May 10, 2012
Howard Dean is a former Governor of Vermont and candidate for the Democratic nomination for the U.S. presidential election in 2004. He was also chairman of the Democratic National Committee from 2005 to 2009.
Mr Dean will be in Montreal next Tuesday as a guest of The Federal Idea. He will discuss the presidential election campaign now underway in the United States and its implications for American federalism. For more information: www.federalidea.ca/howard_dean
The balance of power between the states and the American Federal Government shifted dramatically beginning in 1933 as the states became unable to deal with the devastation of the Great Depression. Social programs such as Social Security, and various job promotion programs were made available to the states by the Federal Government and rarely refused, (My home State of Vermont was one of the rare refusers, declining to build a parkway which would have weaved in and out of the Green Mountains peaks for the entire length of the state creating hundreds of short term jobs. Most Vermonters and Quebec citizens who own second homes in Northern Vermont are today, very glad of that decision).
In 1964, The Federal Government assumed more power at the expense of the States. The Civil Rights issues which the southern states were unwilling and unable to deal with, were dealt with by the Federal Courts and the Federal Government (including the use of a federalized National Guard in some instances.)
The addition of a sweeping set of entitlement such as universal health care for those over 65 years old (Medicare) and for all poor children (Medicaid) cemented the enormous power of the
Federal Government relative to the states.
Environmental Laws, and even Education, long seen as a prerogative of the States, became increasingly polarizing as the Federal Government asserted its power, both by Congressional legislation and Executive Branch regulation.
In 1980, when Ronald Reagan became President, there was a great deal of rhetoric about turning more power back to the states. But conservatives at the Federal level found themselves as eager to subject the nation to their brand of ideology as the Democrats had before them.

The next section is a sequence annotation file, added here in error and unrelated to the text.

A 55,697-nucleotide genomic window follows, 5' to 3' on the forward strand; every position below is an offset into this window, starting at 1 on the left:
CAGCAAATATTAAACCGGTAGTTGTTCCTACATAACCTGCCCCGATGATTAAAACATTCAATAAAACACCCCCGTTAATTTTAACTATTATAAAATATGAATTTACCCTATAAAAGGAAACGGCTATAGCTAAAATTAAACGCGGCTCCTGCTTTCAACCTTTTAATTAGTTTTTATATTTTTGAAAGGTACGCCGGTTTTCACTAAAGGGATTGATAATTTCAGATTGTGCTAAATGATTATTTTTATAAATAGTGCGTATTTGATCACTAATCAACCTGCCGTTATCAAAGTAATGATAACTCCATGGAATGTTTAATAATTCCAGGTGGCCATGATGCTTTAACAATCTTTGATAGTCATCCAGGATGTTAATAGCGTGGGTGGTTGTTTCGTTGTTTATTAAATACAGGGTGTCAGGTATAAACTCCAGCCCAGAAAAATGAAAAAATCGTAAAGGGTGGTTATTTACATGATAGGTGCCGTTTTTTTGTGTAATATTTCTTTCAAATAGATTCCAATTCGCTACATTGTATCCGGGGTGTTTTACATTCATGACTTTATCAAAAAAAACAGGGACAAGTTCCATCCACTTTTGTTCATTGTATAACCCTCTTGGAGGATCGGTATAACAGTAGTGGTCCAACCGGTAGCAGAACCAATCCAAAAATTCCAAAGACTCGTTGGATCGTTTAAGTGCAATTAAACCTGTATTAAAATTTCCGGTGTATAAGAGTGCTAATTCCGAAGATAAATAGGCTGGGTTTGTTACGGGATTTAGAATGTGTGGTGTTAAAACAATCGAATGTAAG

Appointments to the Supreme Court and other federal courts were made by Republicans in 20 out of the next 32 years, with much discussion and rhetoric about « Strict Constructionism », « Originalism », » Federalism », and a variety of other slogans. But the increasingly right wing courts did not avoid the desire to remake America in their own image.
Finally the terrible events on September 11, 2011 began a systematic erosion of the civil liberties some state constitutions enshrined. This was all done with the support of the American people, and even most state legislators, which did not have the financial means to fund the anti-terrorist networks they thought would keep them safe.
With the great recession of 2008, Federalism had all but collapsed, as city and state governments, facing massive budget deficits, began laying off what to date has become nearly three quarters of a million workers. They simply could not afford even a modicum of self-sufficiency.
In 1927, a huge flood/hurricane struck Vermont with large property damage and significant loss of life. Vermont picked up virtually the whole cost. In 2011, Hurricane Irene dealt Vermont the most violent blow since 1927. This time the federal Government picked up about eighty five percent of the public tab, and Insurance companies picked up a substantial part of the private costs.
The plain truth is that there is no real future for the decentralization of government in the United States, there is too much to undo, and the price tag would be prohibitive, even in better economic times.
But there will be a massive decentralization any way. Young people on the internet have now achieved an extraordinary influence on public policy, which vastly exceeds the influence of Congress on issues they care about.
In 2011, the largest bank in the U.S., Bank of America, announced that it would impose a five dollar a month fee on those who used Debit cards. In the old days there would have been a public uproar and eventually it would have faded and the fee structure would have remained.
But within three days of the fee announcement, over one million people, organized by various online groups, pledged to remove their deposits from B of A and put them in credit unions instead. On the fourth day, B of A rescinded the new fees.
More impressive was the collapse of intellectual property bill which had made it out of Committee in the Senate with bipartisan support, a rare occurrence in today’s American political environment. The entertainment industry knew well how to move the process in Washington DC, and the Googles of the world knew little. Of course the bill favored the creative industry at the expense of the Net providers.
But Google and its friends did know how to reach almost all of the Americans’ who had contempt for Congress; about 90 percent of them if the polls are to be believed. After a campaign which involved the voluntary shutdown of major websites, and notices explaining what Americans could do to get their views known by public officials, both the White House and Congressional email services stopped working because of the enormous outpouring of emails from outraged users of the NET. After a fruitless day of bluster trying to explain the reason for the bill, Majority Leader Harry Reid announced that the bill would not be voted on, and two years of work was washed away.
The future of decentralization is alive and well in America, and elsewhere, but it is not the Federal or central governments that will effect the change. That will be done by the public, newly empowered by the increasing penetration of the preferred weapon of democracy advocates everywhere, the World Wide Web.